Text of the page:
Equipment Evaluation and Procurement Support

To some, the evaluation process is the fun part with lots of activity and attention from technology vendors courting your business. It’s also critical that the process be structured so that it is clear that any wining and dining is not the catalyst for your decision. We recommend conducting a detailed requirements assessment. This will help you hone your criteria for the type of printing device you really need and enable creativity while avoiding paying for things you don’t need. Requirements then form the base for the RFP/RFQ process. This is an area where the OEM can’t really help you if you want to ensure that the analysis is unbiased  and considers all potential suppliers. This is where an independent expert can support your efforts with evaluation support and negotiation skills. Don’t forget that finishing hardware and workflow may be the key to whether you are successful or fail. This means that you will want to strike a balance between gathering information from OEMs on their recommended partners and soliciting independent advice on “best-in-class” solutions. The technology vendors do a great job offering a range of solutions for a wide variety of applications, but that doesn’t mean they offer all of the options available. A third set of eyes can help make the selection a lot easier and create a win for your procurement process.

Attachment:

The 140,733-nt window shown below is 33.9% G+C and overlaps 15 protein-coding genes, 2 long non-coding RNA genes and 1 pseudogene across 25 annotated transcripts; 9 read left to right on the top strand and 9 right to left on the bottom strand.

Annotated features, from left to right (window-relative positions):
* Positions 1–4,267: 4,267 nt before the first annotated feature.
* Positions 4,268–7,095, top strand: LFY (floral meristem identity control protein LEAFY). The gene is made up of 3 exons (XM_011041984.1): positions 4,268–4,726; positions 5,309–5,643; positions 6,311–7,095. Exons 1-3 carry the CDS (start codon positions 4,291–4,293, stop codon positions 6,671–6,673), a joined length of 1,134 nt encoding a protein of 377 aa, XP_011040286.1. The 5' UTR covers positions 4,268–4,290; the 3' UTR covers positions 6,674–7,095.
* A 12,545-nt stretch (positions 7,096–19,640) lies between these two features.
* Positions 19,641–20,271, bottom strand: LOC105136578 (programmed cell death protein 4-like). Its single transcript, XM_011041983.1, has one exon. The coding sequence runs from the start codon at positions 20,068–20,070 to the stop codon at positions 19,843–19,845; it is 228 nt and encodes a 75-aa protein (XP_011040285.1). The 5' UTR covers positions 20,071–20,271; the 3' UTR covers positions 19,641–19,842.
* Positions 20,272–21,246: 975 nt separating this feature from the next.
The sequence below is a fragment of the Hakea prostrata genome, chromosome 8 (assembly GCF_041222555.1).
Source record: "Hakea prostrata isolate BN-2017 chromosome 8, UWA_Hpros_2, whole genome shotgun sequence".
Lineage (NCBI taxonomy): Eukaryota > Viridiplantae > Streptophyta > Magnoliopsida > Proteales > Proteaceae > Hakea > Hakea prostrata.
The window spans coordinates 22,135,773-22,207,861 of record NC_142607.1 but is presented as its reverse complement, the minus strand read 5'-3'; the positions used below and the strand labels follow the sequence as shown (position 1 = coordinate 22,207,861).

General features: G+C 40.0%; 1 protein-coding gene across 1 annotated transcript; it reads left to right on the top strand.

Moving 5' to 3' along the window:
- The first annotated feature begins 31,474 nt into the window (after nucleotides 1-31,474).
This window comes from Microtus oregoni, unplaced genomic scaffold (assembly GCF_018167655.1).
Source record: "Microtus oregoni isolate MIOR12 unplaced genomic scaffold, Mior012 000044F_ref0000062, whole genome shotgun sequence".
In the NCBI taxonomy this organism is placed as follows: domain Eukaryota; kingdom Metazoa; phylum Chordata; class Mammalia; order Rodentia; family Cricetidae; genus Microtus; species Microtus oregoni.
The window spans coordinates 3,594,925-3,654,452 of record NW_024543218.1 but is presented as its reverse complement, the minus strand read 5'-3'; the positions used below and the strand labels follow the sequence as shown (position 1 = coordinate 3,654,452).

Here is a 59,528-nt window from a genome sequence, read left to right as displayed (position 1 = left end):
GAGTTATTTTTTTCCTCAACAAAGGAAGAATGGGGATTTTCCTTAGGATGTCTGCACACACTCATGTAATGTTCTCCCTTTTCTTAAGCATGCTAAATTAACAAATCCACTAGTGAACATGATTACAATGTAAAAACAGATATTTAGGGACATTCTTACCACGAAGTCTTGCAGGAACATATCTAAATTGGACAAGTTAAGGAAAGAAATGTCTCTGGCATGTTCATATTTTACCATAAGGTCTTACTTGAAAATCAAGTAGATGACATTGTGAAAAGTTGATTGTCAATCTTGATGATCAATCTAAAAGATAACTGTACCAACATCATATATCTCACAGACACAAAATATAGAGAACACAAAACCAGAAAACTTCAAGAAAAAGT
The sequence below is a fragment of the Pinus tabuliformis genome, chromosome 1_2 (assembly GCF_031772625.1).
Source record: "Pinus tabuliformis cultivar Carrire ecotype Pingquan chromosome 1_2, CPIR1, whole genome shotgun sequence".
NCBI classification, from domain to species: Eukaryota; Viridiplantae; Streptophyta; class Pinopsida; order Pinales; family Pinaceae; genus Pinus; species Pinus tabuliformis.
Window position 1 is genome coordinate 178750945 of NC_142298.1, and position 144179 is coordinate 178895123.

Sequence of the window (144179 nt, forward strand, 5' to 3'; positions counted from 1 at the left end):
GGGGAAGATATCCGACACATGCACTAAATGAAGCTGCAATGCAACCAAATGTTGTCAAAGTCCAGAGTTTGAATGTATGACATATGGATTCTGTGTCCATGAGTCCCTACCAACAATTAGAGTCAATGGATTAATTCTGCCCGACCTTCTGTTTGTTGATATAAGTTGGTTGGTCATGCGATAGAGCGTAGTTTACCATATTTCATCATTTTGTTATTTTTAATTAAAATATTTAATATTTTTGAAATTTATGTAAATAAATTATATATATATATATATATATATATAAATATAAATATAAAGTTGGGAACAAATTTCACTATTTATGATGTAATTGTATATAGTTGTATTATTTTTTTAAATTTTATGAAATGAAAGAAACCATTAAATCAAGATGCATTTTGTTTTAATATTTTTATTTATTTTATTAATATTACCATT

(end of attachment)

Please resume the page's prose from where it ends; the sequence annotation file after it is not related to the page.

Site Planning & Install

Even assuming that you took into account the site and environmental considerations before deciding which device you selected – if this is your first inkjet purchase and you didn’t get an outside perspective, there may be some things you missed. These are considerations that you want to be able to hold your OEM accountable for if you have problems – but, you can’t do that if you didn’t take the time to work with them up front. Spend time understanding the requirements, costs to modify your plant, and all electrical, air quality, safety and other environmental considerations that may come into play as you work with new inks, new papers and potentially shift from roll to sheet or vice versa.